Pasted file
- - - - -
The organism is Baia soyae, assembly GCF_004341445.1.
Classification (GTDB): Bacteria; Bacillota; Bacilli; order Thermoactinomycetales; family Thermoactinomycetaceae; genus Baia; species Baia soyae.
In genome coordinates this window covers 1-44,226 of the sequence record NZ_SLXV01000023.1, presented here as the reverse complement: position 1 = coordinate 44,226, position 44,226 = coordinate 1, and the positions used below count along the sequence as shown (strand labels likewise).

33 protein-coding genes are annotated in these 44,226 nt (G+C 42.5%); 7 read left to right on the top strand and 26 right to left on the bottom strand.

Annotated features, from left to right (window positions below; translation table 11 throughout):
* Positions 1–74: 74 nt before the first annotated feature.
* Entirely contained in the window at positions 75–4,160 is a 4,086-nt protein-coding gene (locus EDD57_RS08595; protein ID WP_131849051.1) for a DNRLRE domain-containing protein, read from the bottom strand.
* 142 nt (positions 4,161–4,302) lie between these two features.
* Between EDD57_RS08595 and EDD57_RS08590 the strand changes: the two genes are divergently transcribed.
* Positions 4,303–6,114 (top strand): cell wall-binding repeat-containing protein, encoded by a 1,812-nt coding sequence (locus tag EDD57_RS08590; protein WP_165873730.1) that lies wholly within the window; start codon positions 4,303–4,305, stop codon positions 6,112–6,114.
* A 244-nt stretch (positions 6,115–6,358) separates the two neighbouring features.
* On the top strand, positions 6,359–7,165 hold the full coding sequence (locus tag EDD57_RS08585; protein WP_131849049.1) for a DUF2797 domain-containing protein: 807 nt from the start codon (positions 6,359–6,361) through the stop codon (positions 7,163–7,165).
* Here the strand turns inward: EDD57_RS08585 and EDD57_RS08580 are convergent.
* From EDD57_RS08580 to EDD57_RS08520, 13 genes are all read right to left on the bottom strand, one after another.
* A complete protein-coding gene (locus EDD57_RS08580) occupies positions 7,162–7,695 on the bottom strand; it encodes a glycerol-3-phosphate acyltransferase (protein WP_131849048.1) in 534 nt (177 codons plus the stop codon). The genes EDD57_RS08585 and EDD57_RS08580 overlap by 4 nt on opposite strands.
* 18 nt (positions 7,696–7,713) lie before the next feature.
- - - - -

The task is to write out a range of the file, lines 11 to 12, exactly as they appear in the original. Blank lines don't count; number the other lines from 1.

* A 244-nt stretch (positions 6,115–6,358) separates the two neighbouring features.
* On the top strand, positions 6,359–7,165 hold the full coding sequence (locus tag EDD57_RS08585; protein WP_131849049.1) for a DUF2797 domain-containing protein: 807 nt from the start codon (positions 6,359–6,361) through the stop codon (positions 7,163–7,165).